I was asked "Why do you call yourself Post-Christian?"

I'm sure that I didn't create this term, but I don't know if it has different meanings from my own. So, I'm glad you asked, so I can be clear.

What I mean by calling myself "post-Christian" includes:
  • I am not an active member of any church.
  • I am not a follower of or a believer in any non-denominational group or individual.
  • I have not become an atheist or agnostic.

Immoral God

If God has revealed himself in the entire Protestant Christian Bible (as I used to believe, and spent a teaching career convincing teens to believe), then He must answer for his horrible behavior. Otherwise, reasonable people cannot be expected to respect him as a moral leader. Regardless of whether or not he is truly a savior of sinners, the fact remains that after being saved, a person would then be expected to live in close proximity to God and be eternally known as officially endorsing everything ever done by this person who claims to be a legitimate king. We can be certain that God expects us to use our own judgment in these matters, given the pains taken to inject such reminders throughout the Bible. Such as, "Come, let us reason together," (Isaiah 1:18) and "Let each be fully convinced in his own mind," (Romans 14:5) and "choose for yourselves this day whom you will serve," (Joshua 24:15) and "do you not know that we shall judge angels?" (1 Corinthians 6:3). Judgment is a theme which runs throughout the Bible, and the saved are promised a judgment role in the future, even as they are invited to judge for themselves now whether God is worthy of the reverence and obedience he expects of his people.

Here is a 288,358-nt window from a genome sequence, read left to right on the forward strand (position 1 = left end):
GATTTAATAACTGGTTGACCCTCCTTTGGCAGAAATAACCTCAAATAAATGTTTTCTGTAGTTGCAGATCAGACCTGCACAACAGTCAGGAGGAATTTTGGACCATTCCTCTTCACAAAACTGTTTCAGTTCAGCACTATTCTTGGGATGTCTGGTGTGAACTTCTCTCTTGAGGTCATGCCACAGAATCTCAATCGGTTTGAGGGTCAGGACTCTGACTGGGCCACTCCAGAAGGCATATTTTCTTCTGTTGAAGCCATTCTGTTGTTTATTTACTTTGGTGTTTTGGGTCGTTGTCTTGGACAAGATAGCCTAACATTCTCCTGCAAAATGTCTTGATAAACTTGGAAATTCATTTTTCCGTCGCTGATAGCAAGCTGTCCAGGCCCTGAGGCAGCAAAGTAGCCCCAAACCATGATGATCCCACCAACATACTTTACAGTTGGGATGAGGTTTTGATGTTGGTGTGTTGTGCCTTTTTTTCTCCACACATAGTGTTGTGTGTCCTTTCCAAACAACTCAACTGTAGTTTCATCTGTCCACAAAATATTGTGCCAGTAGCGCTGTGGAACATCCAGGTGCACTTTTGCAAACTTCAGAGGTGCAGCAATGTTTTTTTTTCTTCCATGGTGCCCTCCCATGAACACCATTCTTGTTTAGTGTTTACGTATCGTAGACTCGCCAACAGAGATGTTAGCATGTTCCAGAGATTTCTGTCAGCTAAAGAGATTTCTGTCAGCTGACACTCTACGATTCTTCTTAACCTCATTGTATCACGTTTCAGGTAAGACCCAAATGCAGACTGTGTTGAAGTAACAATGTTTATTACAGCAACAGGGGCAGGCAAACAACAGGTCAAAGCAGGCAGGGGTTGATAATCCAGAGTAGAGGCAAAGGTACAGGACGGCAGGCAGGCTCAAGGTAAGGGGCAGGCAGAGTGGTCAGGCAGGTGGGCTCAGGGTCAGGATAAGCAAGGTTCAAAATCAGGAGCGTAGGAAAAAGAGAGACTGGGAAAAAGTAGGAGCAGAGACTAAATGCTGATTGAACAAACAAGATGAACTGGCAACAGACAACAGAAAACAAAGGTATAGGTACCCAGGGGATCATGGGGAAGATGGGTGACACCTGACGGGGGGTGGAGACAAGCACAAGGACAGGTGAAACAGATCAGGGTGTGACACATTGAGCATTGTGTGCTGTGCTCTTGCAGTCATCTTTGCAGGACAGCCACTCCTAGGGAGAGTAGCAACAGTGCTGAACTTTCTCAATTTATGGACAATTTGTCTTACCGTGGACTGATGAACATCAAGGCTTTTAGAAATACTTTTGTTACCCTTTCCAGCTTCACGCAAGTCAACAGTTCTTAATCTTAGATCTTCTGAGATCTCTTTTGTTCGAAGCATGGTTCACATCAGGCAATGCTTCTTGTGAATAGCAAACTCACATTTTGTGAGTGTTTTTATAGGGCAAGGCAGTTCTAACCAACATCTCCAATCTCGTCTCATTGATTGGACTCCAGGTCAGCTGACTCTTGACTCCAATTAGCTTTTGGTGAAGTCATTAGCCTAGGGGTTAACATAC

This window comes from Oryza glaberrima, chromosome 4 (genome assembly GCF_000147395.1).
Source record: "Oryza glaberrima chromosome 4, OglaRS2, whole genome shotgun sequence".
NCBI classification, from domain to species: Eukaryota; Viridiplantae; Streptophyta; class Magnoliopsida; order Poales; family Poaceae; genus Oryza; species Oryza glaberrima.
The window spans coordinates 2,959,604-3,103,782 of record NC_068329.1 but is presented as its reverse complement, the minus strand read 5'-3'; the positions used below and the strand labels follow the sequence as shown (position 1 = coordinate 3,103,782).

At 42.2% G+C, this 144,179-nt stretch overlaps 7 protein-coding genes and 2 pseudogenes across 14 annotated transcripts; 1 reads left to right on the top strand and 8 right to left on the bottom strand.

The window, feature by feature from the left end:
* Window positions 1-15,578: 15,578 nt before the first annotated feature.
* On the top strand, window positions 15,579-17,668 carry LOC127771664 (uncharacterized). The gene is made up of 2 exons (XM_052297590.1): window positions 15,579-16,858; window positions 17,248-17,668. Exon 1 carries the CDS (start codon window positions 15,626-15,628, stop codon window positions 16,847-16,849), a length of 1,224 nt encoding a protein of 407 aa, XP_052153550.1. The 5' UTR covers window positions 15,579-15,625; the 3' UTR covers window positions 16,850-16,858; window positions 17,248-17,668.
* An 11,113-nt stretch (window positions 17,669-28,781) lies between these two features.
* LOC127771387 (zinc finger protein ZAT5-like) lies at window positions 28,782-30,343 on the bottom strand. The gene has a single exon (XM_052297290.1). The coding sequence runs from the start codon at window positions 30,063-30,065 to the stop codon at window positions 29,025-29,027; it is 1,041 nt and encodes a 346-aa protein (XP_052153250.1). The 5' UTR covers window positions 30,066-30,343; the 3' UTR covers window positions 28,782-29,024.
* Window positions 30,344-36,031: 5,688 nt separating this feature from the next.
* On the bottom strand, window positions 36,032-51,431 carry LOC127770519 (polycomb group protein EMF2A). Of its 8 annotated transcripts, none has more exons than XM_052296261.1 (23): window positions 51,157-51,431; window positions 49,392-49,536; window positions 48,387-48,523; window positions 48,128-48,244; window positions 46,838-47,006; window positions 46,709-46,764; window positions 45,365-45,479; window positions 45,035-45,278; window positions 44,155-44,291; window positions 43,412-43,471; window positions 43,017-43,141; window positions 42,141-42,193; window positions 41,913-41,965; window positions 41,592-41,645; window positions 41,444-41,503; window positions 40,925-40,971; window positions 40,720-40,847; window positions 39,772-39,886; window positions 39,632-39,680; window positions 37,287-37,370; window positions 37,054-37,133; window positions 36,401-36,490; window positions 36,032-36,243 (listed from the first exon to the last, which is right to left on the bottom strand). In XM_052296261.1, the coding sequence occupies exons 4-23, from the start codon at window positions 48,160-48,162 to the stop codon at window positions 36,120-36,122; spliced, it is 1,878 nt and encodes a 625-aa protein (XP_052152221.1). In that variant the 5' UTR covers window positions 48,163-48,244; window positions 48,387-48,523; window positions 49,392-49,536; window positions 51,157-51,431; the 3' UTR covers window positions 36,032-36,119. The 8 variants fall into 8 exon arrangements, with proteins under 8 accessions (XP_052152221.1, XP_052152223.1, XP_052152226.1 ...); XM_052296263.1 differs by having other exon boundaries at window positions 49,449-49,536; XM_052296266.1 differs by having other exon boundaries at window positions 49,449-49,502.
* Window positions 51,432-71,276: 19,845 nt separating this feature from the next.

Apologies for Jesus

The following is a contribution I made to a discussion in the comments section of

Apologists for Jesus abound today. It's fashionable now to re-imagine the Jesus of the Bible into a more familiar kind of progressive, humanistic, socially responsible guy. Not that he wasn't already a kinder, gentler deity than the disciplinarian OT Almighty, but now he needs to be somehow more like us. And by us, I mean us LIBERALS.